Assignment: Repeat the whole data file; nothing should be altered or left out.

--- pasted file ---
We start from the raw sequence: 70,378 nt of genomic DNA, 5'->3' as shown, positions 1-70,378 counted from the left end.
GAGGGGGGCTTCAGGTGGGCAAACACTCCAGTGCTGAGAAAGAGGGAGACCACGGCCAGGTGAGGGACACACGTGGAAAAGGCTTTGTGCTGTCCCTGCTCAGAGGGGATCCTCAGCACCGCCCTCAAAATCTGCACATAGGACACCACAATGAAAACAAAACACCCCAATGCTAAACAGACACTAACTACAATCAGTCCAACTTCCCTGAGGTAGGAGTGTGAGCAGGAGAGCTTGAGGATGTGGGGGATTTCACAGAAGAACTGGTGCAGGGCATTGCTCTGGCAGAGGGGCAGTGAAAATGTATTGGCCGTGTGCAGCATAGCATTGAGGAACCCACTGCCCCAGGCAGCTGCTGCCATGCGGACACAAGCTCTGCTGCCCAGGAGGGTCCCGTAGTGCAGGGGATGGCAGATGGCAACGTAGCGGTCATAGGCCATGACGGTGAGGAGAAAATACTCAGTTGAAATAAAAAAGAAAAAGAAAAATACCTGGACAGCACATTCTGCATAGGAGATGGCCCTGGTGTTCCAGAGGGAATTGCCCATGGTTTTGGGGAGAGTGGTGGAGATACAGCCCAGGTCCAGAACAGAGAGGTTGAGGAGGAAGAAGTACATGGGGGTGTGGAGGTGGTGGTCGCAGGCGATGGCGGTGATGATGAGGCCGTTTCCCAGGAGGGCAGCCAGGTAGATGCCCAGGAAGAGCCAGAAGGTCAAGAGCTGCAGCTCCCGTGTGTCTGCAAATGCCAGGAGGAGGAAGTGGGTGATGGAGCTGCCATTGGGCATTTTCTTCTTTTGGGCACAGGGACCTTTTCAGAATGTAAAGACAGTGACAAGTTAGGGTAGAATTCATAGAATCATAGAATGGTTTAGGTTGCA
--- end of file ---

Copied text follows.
We start from the raw sequence: 70,378 nt of genomic DNA, 5'->3' as shown, positions 1-70,378 counted from the left end.
GAGGGGGGCTTCAGGTGGGCAAACACTCCAGTGCTGAGAAAGAGGGAGACCACGGCCAGGTGAGGGACACACGTGGAAAAGGCTTTGTGCTGTCCCTGCTCAGAGGGGATCCTCAGCACCGCCCTCAAAATCTGCACATAGGACACCACAATGAAAACAAAACACCCCAATGCTAAACAGACACTAACTACAATCAGTCCAACTTCCCTGAGGTAGGAGTGTGAGCAGGAGAGCTTGAGGATGTGGGGGATTTCACAGAAGAACTGGTGCAGGGCATTGCTCTGGCAGAGGGGCAGTGAAAATGTATTGGCCGTGTGCAGCATAGCATTGAGGAACCCACTGCCCCAGGCAGCTGCTGCCATGCGGACACAAGCTCTGCTGCCCAGGAGGGTCCCGTAGTGCAGGGGATGGCAGATGGCAACGTAGCGGTCATAGGCCATGACGGTGAGGAGAAAATACTCAGTTGAAATAAAAAAGAAAAAGAAAAATACCTGGACAGCACATTCTGCATAGGAGATGGCCCTGGTGTTCCAGAGGGAATTGCCCATGGTTTTGGGGAGAGTGGTGGAGATACAGCCCAGGTCCAGAACAGAGAGGTTGAGGAGGAAGAAGTACATGGGGGTGTGGAGGTGGTGGTCGCAGGCGATGGCGGTGATGATGAGGCCGTTTCCCAGGAGGGCAGCCAGGTAGATGCCCAGGAAGAGCCAGAAGGTCAAGAGCTGCAGCTCCCGTGTGTCTGCAAATGCCAGGAGGAGGAAGTGGGTGATGGAGCTGCCATTGGGCATTTTCTTCTTTTGGGCACAGGGACCTTTTCAGAATGTAAAGACAGTGACAAGTTAGGGTAGAATTCATAGAATCATAGAATGGTTTAGGTTGCA